Another problem with relying on the income tax code to encourage job creation is that law-making is influenced by special interests. Congress is the Wizard of Oz of tax policy: a benefit of an employer payroll tax reduction is that legislators will not feel compelled to cry out “Pay no attention to the (lobbyist and campaign contributor) behind the curtain!”  That’s because there will be broad support for changes that encourage employment of U.S. workers.

How to pay for it? A tax on the sale of securities in the secondary markets. One paid when a stock or bond is sold by an investor to another investor (i.e., not when it is sold by a company to raise capital). Effectively, it would be a sales tax on transactions that generate the return on capital. A minuscule tax rate would cover it. A higher one could be used to help make healthcare and education more affordable, something that would ease workforce anxiety and position it to be more productive.

Direct solutions trump indirect ones. A tax on the return on capital to underwrite the needs of those who rely on the return on labor makes economic sense—it promotes job creation and growth. It makes political sense too: the net loser from the three drivers vote—foreign workers and robots don’t.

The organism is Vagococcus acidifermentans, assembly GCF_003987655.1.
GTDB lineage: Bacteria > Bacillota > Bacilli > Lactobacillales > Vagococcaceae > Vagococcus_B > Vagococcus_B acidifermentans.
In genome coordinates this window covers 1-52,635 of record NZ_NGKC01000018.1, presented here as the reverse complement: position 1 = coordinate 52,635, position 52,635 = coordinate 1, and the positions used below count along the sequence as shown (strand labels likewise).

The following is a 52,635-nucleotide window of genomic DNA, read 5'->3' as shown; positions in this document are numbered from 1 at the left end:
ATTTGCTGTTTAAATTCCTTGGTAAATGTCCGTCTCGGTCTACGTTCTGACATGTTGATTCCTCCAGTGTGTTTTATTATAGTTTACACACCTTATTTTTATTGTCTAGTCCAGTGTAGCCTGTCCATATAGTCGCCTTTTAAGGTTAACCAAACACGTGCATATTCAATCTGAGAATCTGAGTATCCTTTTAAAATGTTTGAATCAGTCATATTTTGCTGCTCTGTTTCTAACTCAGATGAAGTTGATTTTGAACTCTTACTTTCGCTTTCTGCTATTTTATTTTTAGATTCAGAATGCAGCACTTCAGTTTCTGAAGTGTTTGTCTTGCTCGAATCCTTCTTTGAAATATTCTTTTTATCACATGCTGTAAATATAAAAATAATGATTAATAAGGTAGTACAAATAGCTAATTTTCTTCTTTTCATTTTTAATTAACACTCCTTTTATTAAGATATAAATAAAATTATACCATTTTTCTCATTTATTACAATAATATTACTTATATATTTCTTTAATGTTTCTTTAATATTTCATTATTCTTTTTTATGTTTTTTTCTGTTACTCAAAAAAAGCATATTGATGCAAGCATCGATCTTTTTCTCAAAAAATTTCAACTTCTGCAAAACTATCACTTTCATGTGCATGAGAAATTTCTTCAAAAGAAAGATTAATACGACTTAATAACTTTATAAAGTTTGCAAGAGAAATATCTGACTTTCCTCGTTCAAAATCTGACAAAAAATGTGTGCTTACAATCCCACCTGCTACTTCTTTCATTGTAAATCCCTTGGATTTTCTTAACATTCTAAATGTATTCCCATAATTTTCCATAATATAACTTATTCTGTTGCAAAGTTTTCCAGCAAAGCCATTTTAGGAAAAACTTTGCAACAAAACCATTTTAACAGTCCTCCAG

Karl M. Sjogren is writing a book about an idea for a performance-based capital structure for companies that seek to raise venture capital via a public offering. It is called The Fairshare Model because it balances and aligns the interests of investors and employees…capital and labor.

Storm of Beta, a behavioral finance website, interviews Karl Sjogren of the Fairshare Model

On October 10, 2015, the financial/economic education website Storm of Beta ( published an extensive interview with me.

The interview is here

Storm of Beta is a website that focuses on financial and economic insights. Its “penny for your thoughts” series covers insights into behavioral finance and its implications and applications to financial markets. That focus brought The Fairshare Model to the attention of Storm of Beta, as it is nothing if not an application of behavioral finance to the public venture capital market..